T.I. No Mercy

T.I. No Mercy

2.5 out of 52.5 out of 52.5 out of 52.5 out of 52.5 out of 52.5

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It’s interesting how, in a genre ostensibly rooted in storytelling, rappers like T.I. can endlessly strive for middlebrow success without investing any of their own experience. T.I. is a guy who, in the course of the last three years, has been busted for buying silenced machine pistols from an undercover agent, starred in his own rehabilitation-themed reality show, spent months living in a halfway house, talked a man down from a 22-story building, and recently returned to prison for violating his probation. Yet none of these experiences are likely to ever show up in T.I.‘s material beyond a casual reference or offhand boast. The narrative he plies has remained a constant one, steeped in fame and royalty, women and guns.

The gun talk has fundamentally been dropped on No Mercy, a goodwill gesture to preserve a relatively clean image. But the album provides insight into the impermeability of rap’s soft center, the pristine, vapid cushion between hardscrabble street narratives and self-conscious dissections of wealth and celebrity. This is the kind of material that, cloaked in ripe hooks and sharp beats, can sustain mediocrity.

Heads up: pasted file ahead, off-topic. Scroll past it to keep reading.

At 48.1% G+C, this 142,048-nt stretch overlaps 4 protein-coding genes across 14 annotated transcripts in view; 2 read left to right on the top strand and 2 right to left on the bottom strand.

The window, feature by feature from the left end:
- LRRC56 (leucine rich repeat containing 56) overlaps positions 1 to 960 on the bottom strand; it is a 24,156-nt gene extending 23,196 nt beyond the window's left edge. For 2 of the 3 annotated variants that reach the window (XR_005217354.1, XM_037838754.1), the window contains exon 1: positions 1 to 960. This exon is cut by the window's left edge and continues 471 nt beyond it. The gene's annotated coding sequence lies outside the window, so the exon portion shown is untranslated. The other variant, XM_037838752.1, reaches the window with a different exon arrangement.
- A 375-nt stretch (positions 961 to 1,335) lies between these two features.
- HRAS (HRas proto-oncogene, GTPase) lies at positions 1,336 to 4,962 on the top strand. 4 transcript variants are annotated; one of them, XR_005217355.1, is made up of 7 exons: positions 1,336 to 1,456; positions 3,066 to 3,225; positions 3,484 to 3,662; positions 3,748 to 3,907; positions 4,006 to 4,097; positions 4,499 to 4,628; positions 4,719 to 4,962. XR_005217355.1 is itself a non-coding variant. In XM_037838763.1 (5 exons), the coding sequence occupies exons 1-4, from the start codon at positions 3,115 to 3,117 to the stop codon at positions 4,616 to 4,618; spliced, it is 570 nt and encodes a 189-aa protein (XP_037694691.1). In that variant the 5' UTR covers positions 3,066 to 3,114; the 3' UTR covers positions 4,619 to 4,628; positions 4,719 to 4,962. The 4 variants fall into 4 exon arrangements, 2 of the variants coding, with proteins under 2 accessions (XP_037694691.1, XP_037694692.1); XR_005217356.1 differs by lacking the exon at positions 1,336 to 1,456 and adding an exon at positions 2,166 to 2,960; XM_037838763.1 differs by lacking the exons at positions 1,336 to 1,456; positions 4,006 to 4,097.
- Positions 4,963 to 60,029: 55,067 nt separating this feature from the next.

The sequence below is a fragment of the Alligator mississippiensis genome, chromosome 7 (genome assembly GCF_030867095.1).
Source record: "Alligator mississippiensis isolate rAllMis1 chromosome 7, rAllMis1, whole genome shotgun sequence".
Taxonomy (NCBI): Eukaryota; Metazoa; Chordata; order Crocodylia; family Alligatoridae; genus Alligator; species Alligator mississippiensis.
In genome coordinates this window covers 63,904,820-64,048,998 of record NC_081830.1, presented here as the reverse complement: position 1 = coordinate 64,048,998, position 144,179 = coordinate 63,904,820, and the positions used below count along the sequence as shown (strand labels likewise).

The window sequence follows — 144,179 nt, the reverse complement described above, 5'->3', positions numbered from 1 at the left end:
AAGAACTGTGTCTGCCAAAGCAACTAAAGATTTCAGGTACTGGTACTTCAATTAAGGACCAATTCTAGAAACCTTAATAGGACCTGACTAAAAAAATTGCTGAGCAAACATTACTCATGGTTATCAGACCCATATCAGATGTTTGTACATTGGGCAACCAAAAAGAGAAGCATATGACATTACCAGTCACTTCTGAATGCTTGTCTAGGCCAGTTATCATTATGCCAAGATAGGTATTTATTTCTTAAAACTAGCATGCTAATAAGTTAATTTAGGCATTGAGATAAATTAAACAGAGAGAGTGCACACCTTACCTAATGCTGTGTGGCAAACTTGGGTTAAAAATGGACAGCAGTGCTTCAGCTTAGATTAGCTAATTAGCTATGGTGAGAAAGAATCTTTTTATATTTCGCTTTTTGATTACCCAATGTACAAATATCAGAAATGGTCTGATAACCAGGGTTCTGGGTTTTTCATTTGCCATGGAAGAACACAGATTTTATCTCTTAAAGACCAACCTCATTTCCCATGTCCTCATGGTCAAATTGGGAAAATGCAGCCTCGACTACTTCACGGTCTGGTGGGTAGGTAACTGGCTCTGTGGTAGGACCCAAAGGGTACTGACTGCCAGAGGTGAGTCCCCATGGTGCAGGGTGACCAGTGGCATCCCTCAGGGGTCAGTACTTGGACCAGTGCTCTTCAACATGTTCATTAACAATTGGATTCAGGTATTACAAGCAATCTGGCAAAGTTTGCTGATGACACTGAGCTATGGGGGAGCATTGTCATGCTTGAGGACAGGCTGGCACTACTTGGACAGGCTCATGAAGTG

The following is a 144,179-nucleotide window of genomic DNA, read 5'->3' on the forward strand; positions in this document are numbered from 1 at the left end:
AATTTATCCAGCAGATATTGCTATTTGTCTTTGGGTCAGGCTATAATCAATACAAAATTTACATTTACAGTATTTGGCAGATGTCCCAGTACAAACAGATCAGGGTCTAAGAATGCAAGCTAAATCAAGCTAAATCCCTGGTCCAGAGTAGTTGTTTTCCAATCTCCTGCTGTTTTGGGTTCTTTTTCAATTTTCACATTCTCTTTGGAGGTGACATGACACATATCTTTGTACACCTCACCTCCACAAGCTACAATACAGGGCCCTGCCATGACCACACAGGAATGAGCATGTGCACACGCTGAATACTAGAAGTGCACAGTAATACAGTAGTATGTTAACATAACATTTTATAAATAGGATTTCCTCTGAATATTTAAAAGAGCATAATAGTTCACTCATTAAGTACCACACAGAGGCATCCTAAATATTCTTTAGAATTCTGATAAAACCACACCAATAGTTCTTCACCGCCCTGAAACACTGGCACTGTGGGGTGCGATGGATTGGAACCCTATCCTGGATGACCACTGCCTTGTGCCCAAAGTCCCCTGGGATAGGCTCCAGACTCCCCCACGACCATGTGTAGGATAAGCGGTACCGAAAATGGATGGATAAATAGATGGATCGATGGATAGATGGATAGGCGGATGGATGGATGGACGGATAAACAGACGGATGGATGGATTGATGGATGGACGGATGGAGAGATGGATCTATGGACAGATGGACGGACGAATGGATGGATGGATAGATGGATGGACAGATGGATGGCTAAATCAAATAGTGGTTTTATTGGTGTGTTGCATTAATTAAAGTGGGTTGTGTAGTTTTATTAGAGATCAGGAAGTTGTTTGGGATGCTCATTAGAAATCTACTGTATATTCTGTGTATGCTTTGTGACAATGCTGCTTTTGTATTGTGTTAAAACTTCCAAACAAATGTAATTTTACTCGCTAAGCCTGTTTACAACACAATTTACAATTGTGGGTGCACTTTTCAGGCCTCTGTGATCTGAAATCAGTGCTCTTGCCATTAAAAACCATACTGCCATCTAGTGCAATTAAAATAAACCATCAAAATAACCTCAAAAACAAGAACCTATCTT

Stocked with smart producers and reshuffled tropes, the album buzzes with excitement and relevance even when it’s thematically comatose. It’s what allows a song like “Amazing” to be catchy and enjoyable, despite the fact that so much about it feels wrong. Produced by the Neptunes, in the mold of a few dozen others, the track is all tweaked elegance and off-kilter percussion. It’s also vilely mean-spirited, including an extended tirade that surpasses causal misogyny.

No Mercy is full of these kind of moments, where suspect lyrical passages coast by under smooth surfaces. It might not be a stretch to suggest that T.I. is taking out his newfound powerlessness on women, who receive an inordinate amount of abuse here, were that kind of tough talk not already such a standard element of his stock in trade. Mostly, the album shows that T.I.‘s lyrical side is not worthy of much attention. He proves once again that he’s not the kind of rapper capable of much insight, his current real-life situation making little difference to the type of music he makes, which remains inertly focused on keeping up appearances.

Release Date
December 7, 2010
Grand Hustle